There are 3 major clutter blocks that are preventing you from decluttering your space. Here is how to shift and heal your mindset.

Three Mindset Blocks That Are Keeping You in the Clutter

If you are having a tough time decluttering your house, there is a good chance that you are battling with one (or more) of these three “Clutter Block” mindsets. Whether we realize it or not, a lot of us are walking around with beliefs that are keeping us stuck in clutter. Today, I want to address three of the biggest decluttering blocks you need to let go of in order to start cleaning house, getting organized, and finally feeling like you have a handle on the clutter in your home. These are issues that I continually hear presented when I work one-on-one with clients, on my social media channels, and in my own personal life! All right, if you’re committed to clearing clutter, but something keeps stopping you, then read on and, hopefully, we can clear some Clutter Blocks together!

Clutter Block No. 1: I hate throwing things away

I think we can all agree that throwing stuff away just feels gross. Deep down, we all have that inner voice that’s screaming, “OMG, THIS IS SO WASTEFUL!” The tough part is that that inner voice is not wrong. It knows what’s up. This internal nudge we get that sets off alarm bells in our head is most likely programmed into us, thanks to our ancestors.

If you come from a long line of hard-working, penny-pinching war survivors, then you probably have that deep-seated internal desire not to waste. Thank goodness! This urge to preserve your things is probably working overtime if you come from an immigrant family or another marginalized group. The need to cling grows stronger if you have a history of trauma, perfectionism, or a family history of hoarding.

The need to save is hard-wired into a lot of us, which is why it can feel almost painful to hover a broken item over the garbage can and not quite be able to get your fingers to release their grip. That’s why, if you struggle to toss out unused or broken items, I’ve gathered a few reminders that can help you say your goodbyes and tie up that garbage bag without a second thought; although, it might take some practice.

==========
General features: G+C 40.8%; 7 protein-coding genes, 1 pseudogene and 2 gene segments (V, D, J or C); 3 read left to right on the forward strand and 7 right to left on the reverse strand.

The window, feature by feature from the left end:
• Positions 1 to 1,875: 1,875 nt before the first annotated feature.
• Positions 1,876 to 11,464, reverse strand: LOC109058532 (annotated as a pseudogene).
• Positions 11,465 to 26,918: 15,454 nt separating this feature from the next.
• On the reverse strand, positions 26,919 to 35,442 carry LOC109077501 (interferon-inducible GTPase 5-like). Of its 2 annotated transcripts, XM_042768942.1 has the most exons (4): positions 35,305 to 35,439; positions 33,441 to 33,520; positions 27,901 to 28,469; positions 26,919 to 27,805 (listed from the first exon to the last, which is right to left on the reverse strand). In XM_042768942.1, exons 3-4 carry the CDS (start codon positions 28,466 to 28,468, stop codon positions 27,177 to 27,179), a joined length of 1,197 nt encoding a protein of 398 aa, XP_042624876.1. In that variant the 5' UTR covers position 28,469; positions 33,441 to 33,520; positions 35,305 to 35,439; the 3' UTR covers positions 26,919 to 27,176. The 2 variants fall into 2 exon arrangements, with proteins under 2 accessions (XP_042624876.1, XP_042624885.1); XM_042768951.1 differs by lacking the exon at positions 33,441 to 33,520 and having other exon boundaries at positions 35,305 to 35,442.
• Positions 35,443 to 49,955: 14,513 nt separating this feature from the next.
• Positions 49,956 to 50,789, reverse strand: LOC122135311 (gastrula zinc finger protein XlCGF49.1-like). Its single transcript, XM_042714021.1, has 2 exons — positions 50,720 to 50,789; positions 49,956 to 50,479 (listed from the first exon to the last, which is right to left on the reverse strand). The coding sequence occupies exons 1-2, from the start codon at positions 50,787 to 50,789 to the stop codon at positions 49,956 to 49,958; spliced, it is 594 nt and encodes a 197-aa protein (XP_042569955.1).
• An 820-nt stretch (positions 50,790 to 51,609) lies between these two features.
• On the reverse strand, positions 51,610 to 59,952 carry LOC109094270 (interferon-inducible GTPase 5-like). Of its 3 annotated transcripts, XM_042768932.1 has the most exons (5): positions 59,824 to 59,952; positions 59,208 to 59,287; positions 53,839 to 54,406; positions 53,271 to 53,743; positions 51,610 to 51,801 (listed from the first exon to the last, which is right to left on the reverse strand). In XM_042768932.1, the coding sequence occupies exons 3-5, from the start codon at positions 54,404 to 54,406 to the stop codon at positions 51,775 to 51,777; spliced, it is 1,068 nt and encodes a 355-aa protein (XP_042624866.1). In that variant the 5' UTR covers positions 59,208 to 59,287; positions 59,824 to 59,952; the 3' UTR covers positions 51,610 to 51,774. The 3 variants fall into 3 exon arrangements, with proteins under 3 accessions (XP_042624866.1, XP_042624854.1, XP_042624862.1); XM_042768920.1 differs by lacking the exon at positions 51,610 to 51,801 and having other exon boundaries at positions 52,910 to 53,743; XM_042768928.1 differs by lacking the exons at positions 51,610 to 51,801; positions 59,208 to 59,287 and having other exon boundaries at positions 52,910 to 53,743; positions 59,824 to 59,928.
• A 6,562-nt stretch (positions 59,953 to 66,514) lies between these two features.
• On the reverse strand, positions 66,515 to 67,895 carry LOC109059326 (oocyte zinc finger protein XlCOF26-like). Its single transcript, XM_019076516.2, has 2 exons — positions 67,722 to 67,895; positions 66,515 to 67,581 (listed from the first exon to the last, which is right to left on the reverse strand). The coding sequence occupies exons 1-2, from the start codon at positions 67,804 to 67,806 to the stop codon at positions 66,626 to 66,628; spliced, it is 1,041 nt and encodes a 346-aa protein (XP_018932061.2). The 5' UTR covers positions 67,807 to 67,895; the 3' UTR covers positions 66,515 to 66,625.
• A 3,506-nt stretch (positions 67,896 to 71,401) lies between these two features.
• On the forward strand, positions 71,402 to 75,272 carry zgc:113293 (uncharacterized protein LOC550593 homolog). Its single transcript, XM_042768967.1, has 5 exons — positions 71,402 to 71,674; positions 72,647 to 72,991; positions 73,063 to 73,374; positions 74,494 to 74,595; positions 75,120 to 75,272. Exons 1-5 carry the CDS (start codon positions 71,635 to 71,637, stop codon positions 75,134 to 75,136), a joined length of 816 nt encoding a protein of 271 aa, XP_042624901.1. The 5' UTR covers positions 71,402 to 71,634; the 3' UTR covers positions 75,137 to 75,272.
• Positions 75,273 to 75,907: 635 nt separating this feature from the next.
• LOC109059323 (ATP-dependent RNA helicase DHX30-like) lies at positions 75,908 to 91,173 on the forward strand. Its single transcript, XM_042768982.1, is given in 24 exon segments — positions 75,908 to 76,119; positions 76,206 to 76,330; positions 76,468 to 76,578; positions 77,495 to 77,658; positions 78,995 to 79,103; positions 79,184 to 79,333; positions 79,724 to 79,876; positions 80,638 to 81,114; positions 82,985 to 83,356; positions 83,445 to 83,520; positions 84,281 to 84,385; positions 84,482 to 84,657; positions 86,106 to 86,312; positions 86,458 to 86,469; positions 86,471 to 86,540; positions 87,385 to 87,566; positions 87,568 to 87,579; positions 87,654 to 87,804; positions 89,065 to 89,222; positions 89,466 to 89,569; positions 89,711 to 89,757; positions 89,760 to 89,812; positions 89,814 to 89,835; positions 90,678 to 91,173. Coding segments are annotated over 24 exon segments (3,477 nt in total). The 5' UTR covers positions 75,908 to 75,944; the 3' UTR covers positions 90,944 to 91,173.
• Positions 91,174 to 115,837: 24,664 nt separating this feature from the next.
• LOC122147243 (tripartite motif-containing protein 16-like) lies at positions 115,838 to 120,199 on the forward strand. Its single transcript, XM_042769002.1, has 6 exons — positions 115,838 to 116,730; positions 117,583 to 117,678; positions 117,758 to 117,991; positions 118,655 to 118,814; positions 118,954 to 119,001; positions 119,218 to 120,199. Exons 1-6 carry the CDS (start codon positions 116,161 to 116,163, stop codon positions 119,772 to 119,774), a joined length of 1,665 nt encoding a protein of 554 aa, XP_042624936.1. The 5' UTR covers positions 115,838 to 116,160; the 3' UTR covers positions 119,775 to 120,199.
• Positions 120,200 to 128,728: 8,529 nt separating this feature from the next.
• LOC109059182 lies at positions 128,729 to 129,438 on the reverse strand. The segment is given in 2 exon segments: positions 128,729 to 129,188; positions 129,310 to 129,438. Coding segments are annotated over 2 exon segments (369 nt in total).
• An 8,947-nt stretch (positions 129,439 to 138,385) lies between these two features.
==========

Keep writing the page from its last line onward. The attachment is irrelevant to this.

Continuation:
Are these beliefs relevant to your life?

I still remember my mom telling me a story about how my grandma stopped eating lima beans because for years that was all her family ate. She stopped eating them because they were no longer relevant to her life or the times she was living in.

This is something we need to remember when we have an aversion to throwing things away. Remember, there is a good chance that internal cringe, from tossing out an old item, was probably handed down to you from someone who actually needed it. After all, science has shown that fearful memories are passed down through seven generations (of mice). This means you just might be carting around your great-great-great-great-great-grandpa’s fear of bathtub drains for no good reason. Oh, and his belief that nothing should ever be thrown away.

Waste not, want not.

Remember, for those who came before us, this desire to hang onto their things came because they were living in a time of scarcity. Food, clothing, and other things may have been difficult to come by. This is why flour mills started using floral prints for their flour sacks…so that little girls would have nice clothing when their mother’s made dresses from the bag. Waste not, want not, am I right?

Thankfully, the majority of us are not living in times like those. In fact, I’d be bold enough to say that, if you have a clutter problem in your house, you are not living in times of scarcity, you are living in abundance. However, that scarcity mindset that was handed down to you is still clinging on for dear life.

Balancing abundance

Because we are living in times of abundance (too much stuff, too much TV, too much news, too many unwelcome opinions from strangers…), the real problem we have is not in discarding things, but in accumulating too many things.

I’ll give you a minute to let that sink in.

We are not being wasteful when we throw things away that are broken or beyond repair. What becomes wasteful is how casually we consume. Sale at Walmart? Stock up on everything! Do we need these things? No, but they’re on sale. Who cares if they add to the pile of untouched items in our home collecting dust.